Article by Tom White Journalist, CarsGuide
You should always check if your car is suitable for E10 before using it.
E10 fuel contains ten per cent ethanol by volume, the maximum allowed by the Australian government in standard fuels. At many petrol stations E10 is now the base fuel, occasionally marketed as 94 RON.
As a general rule, most cars post-1986 can run on E10, whereas most cars that once ran on leaded fuel or are carburetted cannot.
This is due to the ethanol component in E10 carrying more water by volume. The water present in this fuel can cause corrosion on engine or fuel system parts, and can cause a build up of engine residues.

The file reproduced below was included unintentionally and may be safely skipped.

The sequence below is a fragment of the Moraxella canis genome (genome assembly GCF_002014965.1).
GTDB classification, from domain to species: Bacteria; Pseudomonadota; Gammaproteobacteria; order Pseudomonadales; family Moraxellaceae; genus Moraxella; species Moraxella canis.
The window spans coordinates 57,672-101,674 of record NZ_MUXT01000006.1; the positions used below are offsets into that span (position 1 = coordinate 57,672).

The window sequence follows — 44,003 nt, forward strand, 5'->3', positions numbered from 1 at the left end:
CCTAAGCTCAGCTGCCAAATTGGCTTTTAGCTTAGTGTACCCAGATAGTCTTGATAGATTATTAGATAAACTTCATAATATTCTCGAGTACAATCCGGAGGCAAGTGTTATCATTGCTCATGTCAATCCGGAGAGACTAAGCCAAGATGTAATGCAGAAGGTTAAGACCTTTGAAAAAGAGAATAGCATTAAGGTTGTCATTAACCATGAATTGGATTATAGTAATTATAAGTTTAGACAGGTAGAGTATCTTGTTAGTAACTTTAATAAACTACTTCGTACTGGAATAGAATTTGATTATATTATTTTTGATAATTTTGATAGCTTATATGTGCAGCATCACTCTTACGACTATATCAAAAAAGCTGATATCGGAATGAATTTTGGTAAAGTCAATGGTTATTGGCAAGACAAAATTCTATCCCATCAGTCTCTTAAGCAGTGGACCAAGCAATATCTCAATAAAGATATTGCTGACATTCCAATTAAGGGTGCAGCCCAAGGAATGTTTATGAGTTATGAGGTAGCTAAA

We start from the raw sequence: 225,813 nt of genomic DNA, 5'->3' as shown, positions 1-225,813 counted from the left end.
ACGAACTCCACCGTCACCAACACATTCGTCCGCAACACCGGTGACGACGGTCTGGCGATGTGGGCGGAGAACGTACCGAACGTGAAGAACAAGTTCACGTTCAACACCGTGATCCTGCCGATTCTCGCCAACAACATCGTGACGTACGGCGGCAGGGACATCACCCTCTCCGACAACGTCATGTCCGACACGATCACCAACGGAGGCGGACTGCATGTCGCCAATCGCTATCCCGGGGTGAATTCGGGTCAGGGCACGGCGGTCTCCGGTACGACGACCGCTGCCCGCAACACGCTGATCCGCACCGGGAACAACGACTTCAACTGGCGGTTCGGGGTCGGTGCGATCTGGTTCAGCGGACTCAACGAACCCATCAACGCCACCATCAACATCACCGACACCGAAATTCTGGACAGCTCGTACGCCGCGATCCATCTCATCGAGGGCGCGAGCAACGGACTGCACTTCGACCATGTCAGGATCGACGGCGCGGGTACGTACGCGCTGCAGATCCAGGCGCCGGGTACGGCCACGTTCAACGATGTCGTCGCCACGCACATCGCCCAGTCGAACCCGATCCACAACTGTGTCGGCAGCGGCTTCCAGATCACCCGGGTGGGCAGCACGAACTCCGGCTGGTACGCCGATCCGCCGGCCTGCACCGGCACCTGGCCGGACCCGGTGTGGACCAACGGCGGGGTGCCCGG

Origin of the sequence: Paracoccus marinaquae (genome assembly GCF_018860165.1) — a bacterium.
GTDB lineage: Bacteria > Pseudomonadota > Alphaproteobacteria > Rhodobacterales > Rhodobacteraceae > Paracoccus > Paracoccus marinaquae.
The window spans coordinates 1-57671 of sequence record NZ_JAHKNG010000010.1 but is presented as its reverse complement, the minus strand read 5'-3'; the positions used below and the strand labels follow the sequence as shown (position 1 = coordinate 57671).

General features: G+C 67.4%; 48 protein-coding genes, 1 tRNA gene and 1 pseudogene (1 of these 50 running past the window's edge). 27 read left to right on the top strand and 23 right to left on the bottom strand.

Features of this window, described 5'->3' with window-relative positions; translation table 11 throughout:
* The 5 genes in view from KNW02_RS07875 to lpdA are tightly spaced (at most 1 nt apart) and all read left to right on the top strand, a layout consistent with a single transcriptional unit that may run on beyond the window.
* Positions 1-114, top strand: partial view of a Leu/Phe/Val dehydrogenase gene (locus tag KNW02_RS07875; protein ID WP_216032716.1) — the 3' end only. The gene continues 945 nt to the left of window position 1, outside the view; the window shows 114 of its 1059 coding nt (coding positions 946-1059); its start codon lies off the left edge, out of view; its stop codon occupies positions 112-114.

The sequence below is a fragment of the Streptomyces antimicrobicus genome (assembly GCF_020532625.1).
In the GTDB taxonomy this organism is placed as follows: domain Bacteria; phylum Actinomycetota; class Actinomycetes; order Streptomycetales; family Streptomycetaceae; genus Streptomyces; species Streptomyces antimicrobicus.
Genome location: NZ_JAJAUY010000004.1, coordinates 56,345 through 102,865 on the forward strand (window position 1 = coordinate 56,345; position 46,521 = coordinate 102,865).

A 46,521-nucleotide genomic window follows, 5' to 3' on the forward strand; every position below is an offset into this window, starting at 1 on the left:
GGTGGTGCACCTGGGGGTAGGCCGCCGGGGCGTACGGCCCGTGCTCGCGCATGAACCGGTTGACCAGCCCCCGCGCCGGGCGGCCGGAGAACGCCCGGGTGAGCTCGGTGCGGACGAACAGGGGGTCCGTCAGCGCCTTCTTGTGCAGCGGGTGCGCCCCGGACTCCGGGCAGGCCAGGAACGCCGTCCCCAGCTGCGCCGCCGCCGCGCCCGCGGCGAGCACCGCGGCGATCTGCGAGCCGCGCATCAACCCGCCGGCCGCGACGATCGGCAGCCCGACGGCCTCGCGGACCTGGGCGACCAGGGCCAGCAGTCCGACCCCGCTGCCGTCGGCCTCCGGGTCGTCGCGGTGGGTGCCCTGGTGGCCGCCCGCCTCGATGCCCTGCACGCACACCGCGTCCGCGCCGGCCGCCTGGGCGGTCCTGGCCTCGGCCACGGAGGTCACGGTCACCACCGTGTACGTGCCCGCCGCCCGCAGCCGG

Some cars that are compatible with 5 per cent ethanol are not necessarily also compatible with E10, so caution must be taken when referring to the car’s fuel requirements. Many European vehicles, turbocharged, or performance vehicles require a minimum octane rating of 95 or 98 and should not be refuled with E10, 91 or 94 fuel grades.
You can check most makes of vehicle here